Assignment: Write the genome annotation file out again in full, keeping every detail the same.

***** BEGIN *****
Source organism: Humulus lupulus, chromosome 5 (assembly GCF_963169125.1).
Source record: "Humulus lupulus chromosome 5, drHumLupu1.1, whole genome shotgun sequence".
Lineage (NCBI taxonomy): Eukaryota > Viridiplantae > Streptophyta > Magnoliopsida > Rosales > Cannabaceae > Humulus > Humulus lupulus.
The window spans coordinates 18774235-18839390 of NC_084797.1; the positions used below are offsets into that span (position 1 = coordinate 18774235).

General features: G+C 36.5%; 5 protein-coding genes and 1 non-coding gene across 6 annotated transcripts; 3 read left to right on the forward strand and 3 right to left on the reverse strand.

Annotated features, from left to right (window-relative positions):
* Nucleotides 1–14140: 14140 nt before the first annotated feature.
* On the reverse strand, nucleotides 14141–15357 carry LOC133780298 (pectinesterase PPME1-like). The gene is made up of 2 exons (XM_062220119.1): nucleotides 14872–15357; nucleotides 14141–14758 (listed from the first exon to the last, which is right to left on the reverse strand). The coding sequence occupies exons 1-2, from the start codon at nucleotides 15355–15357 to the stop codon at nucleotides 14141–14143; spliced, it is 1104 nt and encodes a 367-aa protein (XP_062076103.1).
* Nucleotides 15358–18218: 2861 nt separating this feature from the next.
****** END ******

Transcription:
Source organism: Humulus lupulus, chromosome 5 (assembly GCF_963169125.1).
Source record: "Humulus lupulus chromosome 5, drHumLupu1.1, whole genome shotgun sequence".
Lineage (NCBI taxonomy): Eukaryota > Viridiplantae > Streptophyta > Magnoliopsida > Rosales > Cannabaceae > Humulus > Humulus lupulus.
The window spans coordinates 18774235-18839390 of NC_084797.1; the positions used below are offsets into that span (position 1 = coordinate 18774235).

General features: G+C 36.5%; 5 protein-coding genes and 1 non-coding gene across 6 annotated transcripts; 3 read left to right on the forward strand and 3 right to left on the reverse strand.

Annotated features, from left to right (window-relative positions):
* Nucleotides 1–14140: 14140 nt before the first annotated feature.
* On the reverse strand, nucleotides 14141–15357 carry LOC133780298 (pectinesterase PPME1-like). The gene is made up of 2 exons (XM_062220119.1): nucleotides 14872–15357; nucleotides 14141–14758 (listed from the first exon to the last, which is right to left on the reverse strand). The coding sequence occupies exons 1-2, from the start codon at nucleotides 15355–15357 to the stop codon at nucleotides 14141–14143; spliced, it is 1104 nt and encodes a 367-aa protein (XP_062076103.1).
* Nucleotides 15358–18218: 2861 nt separating this feature from the next.